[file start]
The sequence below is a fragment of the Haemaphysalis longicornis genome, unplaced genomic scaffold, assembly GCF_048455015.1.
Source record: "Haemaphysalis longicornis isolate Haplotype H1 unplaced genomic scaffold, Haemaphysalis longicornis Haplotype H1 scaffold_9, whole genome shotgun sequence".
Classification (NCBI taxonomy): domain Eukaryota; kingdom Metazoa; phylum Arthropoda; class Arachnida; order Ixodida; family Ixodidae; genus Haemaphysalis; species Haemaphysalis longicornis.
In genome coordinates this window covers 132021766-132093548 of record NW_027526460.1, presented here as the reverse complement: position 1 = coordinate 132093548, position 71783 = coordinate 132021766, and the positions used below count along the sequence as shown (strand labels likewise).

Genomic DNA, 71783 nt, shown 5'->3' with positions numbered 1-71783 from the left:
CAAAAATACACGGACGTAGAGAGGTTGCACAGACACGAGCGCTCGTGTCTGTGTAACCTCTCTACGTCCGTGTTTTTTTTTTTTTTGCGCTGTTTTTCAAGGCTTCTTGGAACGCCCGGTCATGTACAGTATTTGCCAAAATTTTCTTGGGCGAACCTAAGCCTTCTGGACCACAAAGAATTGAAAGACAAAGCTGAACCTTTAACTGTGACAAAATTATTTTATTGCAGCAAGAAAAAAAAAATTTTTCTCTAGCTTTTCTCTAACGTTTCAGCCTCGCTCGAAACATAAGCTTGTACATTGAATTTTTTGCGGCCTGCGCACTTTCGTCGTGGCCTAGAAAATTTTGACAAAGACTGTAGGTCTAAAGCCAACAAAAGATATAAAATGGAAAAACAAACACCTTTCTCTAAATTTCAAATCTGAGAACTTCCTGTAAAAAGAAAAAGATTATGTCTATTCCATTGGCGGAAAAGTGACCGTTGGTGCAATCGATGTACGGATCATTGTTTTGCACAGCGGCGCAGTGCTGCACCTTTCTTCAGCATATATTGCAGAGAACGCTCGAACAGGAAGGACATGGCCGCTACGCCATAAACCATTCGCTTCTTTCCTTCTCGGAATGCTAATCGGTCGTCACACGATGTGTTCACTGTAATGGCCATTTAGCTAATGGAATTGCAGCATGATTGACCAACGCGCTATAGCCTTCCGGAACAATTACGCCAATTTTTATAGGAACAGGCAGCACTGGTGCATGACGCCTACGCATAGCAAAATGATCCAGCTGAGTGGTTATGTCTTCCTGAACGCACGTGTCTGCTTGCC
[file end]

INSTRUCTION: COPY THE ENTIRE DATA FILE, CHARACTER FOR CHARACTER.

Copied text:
The sequence below is a fragment of the Haemaphysalis longicornis genome, unplaced genomic scaffold, assembly GCF_048455015.1.
Source record: "Haemaphysalis longicornis isolate Haplotype H1 unplaced genomic scaffold, Haemaphysalis longicornis Haplotype H1 scaffold_9, whole genome shotgun sequence".
Classification (NCBI taxonomy): domain Eukaryota; kingdom Metazoa; phylum Arthropoda; class Arachnida; order Ixodida; family Ixodidae; genus Haemaphysalis; species Haemaphysalis longicornis.
In genome coordinates this window covers 132021766-132093548 of record NW_027526460.1, presented here as the reverse complement: position 1 = coordinate 132093548, position 71783 = coordinate 132021766, and the positions used below count along the sequence as shown (strand labels likewise).

Genomic DNA, 71783 nt, shown 5'->3' with positions numbered 1-71783 from the left:
CAAAAATACACGGACGTAGAGAGGTTGCACAGACACGAGCGCTCGTGTCTGTGTAACCTCTCTACGTCCGTGTTTTTTTTTTTTTTGCGCTGTTTTTCAAGGCTTCTTGGAACGCCCGGTCATGTACAGTATTTGCCAAAATTTTCTTGGGCGAACCTAAGCCTTCTGGACCACAAAGAATTGAAAGACAAAGCTGAACCTTTAACTGTGACAAAATTATTTTATTGCAGCAAGAAAAAAAAAATTTTTCTCTAGCTTTTCTCTAACGTTTCAGCCTCGCTCGAAACATAAGCTTGTACATTGAATTTTTTGCGGCCTGCGCACTTTCGTCGTGGCCTAGAAAATTTTGACAAAGACTGTAGGTCTAAAGCCAACAAAAGATATAAAATGGAAAAACAAACACCTTTCTCTAAATTTCAAATCTGAGAACTTCCTGTAAAAAGAAAAAGATTATGTCTATTCCATTGGCGGAAAAGTGACCGTTGGTGCAATCGATGTACGGATCATTGTTTTGCACAGCGGCGCAGTGCTGCACCTTTCTTCAGCATATATTGCAGAGAACGCTCGAACAGGAAGGACATGGCCGCTACGCCATAAACCATTCGCTTCTTTCCTTCTCGGAATGCTAATCGGTCGTCACACGATGTGTTCACTGTAATGGCCATTTAGCTAATGGAATTGCAGCATGATTGACCAACGCGCTATAGCCTTCCGGAACAATTACGCCAATTTTTATAGGAACAGGCAGCACTGGTGCATGACGCCTACGCATAGCAAAATGATCCAGCTGAGTGGTTATGTCTTCCTGAACGCACGTGTCTGCTTGCC